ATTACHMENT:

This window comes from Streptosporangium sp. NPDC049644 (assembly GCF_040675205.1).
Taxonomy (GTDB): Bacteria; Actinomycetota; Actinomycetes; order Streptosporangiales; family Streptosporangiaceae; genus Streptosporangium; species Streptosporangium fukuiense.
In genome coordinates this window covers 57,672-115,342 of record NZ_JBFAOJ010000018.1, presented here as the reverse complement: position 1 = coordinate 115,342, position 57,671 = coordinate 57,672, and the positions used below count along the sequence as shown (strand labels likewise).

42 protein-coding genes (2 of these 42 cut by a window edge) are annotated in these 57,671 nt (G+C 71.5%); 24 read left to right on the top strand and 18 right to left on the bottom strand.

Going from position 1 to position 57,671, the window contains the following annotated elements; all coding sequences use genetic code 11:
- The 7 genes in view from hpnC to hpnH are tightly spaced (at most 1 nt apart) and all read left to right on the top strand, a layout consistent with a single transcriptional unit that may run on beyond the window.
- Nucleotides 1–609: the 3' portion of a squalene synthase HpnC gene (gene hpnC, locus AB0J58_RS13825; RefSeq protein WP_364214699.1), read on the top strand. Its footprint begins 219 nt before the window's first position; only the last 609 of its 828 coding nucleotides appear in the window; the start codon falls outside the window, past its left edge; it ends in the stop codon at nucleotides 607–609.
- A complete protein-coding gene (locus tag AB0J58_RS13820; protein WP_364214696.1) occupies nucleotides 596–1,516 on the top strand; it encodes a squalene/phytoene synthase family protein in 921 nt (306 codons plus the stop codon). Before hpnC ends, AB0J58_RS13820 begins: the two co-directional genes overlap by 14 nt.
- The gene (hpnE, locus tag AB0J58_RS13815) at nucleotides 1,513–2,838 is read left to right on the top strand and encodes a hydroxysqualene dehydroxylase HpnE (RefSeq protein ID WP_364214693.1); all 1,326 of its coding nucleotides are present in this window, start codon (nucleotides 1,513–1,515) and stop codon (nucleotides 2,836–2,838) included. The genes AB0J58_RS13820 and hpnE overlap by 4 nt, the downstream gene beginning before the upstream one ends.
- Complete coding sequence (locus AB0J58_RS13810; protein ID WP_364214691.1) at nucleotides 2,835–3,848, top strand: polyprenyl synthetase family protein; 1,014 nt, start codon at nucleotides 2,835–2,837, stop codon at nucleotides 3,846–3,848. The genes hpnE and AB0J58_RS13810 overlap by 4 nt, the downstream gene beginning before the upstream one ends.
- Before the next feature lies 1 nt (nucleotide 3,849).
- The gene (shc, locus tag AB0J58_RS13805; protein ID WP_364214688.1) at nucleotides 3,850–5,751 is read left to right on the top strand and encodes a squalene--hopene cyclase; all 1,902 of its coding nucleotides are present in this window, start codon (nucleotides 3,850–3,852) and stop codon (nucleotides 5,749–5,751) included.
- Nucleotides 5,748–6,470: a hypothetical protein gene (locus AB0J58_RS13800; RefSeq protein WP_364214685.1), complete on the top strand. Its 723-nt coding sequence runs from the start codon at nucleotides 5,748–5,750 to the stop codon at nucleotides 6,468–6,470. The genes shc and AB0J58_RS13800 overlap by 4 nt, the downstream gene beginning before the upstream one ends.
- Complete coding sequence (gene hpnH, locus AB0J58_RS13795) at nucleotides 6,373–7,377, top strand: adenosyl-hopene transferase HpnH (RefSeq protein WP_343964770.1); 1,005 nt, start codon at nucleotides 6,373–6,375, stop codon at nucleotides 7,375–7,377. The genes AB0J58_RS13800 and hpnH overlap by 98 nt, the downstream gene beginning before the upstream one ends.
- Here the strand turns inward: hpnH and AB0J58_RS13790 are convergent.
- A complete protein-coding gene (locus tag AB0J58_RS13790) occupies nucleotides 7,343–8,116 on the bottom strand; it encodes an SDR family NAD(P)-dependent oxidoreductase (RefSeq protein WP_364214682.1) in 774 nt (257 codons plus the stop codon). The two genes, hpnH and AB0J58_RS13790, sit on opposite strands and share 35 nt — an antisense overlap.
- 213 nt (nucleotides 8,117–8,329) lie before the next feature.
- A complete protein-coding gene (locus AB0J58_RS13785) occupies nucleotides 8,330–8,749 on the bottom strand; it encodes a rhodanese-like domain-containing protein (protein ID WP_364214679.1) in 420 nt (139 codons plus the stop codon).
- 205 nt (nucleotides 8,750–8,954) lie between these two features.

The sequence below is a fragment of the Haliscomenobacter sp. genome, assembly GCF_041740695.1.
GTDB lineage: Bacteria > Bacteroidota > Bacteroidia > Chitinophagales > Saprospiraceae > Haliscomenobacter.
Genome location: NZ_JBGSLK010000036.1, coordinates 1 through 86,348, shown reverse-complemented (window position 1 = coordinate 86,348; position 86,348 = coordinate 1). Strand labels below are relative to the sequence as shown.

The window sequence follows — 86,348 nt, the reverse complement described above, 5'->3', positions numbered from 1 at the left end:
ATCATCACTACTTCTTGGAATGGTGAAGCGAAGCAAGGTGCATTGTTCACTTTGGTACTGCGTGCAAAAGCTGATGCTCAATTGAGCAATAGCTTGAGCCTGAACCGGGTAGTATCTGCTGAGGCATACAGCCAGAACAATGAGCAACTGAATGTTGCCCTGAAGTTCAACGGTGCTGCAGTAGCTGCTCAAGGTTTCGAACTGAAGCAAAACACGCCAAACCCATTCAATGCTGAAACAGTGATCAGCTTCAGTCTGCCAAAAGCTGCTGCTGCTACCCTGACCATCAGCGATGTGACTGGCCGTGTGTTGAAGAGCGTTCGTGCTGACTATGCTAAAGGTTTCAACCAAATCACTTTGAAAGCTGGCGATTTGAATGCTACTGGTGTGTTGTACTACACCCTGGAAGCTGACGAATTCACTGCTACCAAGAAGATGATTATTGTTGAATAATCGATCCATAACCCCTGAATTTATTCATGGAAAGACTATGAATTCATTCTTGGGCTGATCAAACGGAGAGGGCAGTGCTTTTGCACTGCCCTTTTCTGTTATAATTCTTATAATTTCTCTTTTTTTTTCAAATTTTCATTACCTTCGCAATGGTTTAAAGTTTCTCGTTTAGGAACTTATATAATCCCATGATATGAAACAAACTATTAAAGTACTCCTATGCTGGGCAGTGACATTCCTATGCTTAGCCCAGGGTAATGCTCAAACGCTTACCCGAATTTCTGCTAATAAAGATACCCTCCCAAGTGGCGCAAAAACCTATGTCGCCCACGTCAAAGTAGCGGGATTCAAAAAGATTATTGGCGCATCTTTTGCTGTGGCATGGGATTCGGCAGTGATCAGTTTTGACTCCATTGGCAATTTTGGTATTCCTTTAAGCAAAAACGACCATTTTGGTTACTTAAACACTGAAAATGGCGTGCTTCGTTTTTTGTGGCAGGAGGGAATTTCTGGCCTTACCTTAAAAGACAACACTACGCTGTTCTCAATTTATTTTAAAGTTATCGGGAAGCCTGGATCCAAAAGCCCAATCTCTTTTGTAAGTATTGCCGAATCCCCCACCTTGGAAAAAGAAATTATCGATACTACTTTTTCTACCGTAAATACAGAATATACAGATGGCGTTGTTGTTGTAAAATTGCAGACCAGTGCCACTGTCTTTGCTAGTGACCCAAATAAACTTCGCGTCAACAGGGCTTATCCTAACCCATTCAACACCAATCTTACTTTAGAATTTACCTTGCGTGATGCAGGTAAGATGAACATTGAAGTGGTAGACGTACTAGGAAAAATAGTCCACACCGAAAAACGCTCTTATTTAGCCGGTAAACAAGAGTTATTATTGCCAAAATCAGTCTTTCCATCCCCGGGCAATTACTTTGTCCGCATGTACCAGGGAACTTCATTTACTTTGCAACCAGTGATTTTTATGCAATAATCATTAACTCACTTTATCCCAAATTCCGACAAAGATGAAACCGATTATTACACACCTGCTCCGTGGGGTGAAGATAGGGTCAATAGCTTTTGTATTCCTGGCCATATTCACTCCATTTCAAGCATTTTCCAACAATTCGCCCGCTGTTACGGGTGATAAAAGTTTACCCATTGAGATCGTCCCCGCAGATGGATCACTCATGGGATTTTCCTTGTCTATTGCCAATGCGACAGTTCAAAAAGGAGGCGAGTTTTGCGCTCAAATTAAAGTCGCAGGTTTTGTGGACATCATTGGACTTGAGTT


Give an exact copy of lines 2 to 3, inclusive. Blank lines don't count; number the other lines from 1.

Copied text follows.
Taxonomy (GTDB): Bacteria; Actinomycetota; Actinomycetes; order Streptosporangiales; family Streptosporangiaceae; genus Streptosporangium; species Streptosporangium fukuiense.
In genome coordinates this window covers 57,672-115,342 of record NZ_JBFAOJ010000018.1, presented here as the reverse complement: position 1 = coordinate 115,342, position 57,671 = coordinate 57,672, and the positions used below count along the sequence as shown (strand labels likewise).